My young friend seemed to be taking in what I was saying, and asked where I go to Church. From our position at the top of the hill, heading down, I was able to point over in the shallow valley toward the grove of palm trees that embrace the Church. It happened to be the first Friday of the month when we met, so I told him, “The Church is open all day today and all through tonight for people to come before Jesus in the Eucharist and to pray. We believe that he is truly present in the consecrated bread offered on the altar. It would be a good new beginning for you, to go there, and tell him what is in your heart. Jesus loves you so much, and he waits for you. When you feel doubt creep in, tell Him, “Jesus, I love you. I trust in you.””
His forehead was no longer filled with lines of worry, and his gaze was steady, no signs of fear or distress like before. And then, he smiled, thanking me for the help. He turned to go, and hesitated, and turned back to me and gave me big bear hug, like one a friend gives another when they haven’t seen one another for a long, long time. It was a hug, welcoming him back to the fold.
This article is cross-posted at Patheos’ “The Habit of Witness” series.
A Prayer asking for Forgiveness
Are You a Woman of God? via The Anchoress
13 thoughts on “Forgiveness – A Way Home”
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“His forehead was no longer filled with lines of worry, and his gaze was steady, no signs of fear or distress like before. And then, he smiled, thanking me for the help”
what a great witness of the Lord’s forgiveness!
thank you for all you do for Jesus!
One day, I’d like to go on a walk with you. You meet some interesting people and get into some rad adventures!
You should publish these vignettes in a book. Call it, “Walking with Sister Lisa.” I think it’ll sell like hotcakes.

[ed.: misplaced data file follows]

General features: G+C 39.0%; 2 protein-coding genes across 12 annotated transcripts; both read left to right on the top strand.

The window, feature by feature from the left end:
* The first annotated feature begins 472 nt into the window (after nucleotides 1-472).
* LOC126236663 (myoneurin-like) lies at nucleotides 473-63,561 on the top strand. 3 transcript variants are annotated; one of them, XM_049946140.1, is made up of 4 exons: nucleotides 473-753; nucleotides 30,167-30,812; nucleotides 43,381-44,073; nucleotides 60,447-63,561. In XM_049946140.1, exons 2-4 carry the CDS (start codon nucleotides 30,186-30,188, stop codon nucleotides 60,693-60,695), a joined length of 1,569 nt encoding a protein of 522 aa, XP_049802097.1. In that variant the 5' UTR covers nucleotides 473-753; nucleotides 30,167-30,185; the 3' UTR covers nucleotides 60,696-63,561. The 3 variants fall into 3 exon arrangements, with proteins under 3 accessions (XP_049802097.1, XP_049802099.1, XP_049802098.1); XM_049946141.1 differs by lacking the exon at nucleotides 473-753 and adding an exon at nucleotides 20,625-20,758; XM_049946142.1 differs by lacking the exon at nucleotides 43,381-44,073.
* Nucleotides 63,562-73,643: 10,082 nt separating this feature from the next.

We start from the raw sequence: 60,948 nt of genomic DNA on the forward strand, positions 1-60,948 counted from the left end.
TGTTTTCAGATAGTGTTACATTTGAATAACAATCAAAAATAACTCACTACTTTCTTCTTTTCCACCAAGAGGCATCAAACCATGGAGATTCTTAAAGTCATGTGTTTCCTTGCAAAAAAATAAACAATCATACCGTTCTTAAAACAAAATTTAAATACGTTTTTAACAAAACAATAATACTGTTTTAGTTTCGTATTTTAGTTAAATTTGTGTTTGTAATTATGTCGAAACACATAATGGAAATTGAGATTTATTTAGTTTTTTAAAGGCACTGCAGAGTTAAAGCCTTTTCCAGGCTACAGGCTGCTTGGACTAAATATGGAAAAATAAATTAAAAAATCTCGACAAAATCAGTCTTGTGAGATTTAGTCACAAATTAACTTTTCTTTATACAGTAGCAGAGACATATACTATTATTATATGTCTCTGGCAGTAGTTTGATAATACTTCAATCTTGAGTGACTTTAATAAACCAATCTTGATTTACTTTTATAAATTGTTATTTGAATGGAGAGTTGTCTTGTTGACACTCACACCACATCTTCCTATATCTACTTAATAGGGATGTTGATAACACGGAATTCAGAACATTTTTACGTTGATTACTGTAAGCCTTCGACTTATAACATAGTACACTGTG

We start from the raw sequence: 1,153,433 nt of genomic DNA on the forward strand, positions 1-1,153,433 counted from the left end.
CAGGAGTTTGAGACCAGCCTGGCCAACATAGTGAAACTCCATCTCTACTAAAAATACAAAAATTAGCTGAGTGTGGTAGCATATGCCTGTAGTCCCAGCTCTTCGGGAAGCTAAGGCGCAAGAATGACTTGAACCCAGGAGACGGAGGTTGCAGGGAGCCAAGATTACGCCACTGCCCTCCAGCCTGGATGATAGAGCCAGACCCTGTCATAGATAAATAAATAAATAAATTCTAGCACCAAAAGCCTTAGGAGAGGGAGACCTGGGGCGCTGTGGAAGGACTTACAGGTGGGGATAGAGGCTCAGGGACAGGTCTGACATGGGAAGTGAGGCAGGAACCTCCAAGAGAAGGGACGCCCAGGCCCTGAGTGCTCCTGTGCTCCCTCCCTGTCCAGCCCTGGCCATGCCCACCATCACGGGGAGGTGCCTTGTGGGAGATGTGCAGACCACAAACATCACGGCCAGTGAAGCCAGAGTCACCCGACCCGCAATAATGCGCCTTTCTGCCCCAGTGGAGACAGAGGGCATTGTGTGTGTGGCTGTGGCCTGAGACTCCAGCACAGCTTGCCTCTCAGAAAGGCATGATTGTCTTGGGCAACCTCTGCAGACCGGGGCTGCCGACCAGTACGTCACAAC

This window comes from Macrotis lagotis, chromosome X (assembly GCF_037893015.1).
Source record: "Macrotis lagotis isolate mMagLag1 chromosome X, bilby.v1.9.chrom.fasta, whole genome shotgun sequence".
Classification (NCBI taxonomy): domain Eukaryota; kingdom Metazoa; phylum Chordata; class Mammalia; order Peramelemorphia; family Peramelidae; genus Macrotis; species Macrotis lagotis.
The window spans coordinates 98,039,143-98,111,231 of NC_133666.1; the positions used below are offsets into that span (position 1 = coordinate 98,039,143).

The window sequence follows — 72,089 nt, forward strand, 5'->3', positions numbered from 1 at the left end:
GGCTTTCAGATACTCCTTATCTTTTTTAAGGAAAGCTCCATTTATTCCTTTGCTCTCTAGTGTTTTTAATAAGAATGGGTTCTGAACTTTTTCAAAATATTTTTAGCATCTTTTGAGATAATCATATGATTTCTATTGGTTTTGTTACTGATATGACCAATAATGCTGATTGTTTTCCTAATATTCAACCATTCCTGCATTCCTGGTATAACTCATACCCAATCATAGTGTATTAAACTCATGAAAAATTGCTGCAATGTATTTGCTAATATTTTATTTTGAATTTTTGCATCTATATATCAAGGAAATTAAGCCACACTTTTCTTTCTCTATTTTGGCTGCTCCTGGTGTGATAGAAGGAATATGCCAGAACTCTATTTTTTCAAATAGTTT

Thanks, Homeboy, for your encouragement! With the Lord, you never really know what’s in store until you arrive at the destination. So, we’ll see! God bless!
I really look forward to these posts and I agree they will make a wonderful book. And what a great way to counsel this young man… I hope he always remembers “His yoke is easy and his burden light”.
I await the next installment, Sister Lisa! Have a great Thanksgiving!
This is a great story. Thank you for sharing and for being a witness of the Lord’s Great Mercy!
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What a beautiful story. Sharing!
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I know you didn’t write this for praise, but GOD BLESS YOU, Sister! How beautiful to see the power of letting God lead you to His people and bring them to Him to heal them as they need to be healed.
This gave me chills.
It is wonderful indeed to hear how we can through our habit be a sign of hope and witness to our brothers and sister. The world is on its own way but still there are millions of people who still trust us that we can offer to them a prayer, an advice…
I was very much touched by your powerful courage. Keep it up
Sr. Theresia Lyimo.
Hello again, Sr. Lisa. I met you on the New Year/New Saint page, and have been poking around (with St. M of Egypt.) As a convert to Catholicism from fundamentalist Protestantism, several things really strike me about these stories. First, is the deep need these people placed in your path have to be *listened* to. They *need* to talk, and God puts you there to hear them. An interesting insight into the value of Penance, Confession, and Reconciliation for someone not raised with it.
Also striking to me is the value of the Habit … for the rest of us. Remember Mr. Rogers? “Look for the helpers”. Those helpers were explained to me as being someone who very often will wear a uniform — police, fire, EMS, doctors, etc. Obviously, others make this connection (albeit unconsciously,) too. Your “uniform” signals trustworthiness, an ability and willingness to help, and makes you a “safe” person to approach. I don’t have enough background to comment on those religious who chose to “go civilian”, but I thought perhaps you’d like to hear what others appreciate about your public acknowledgement of setting yourself aside for Christ.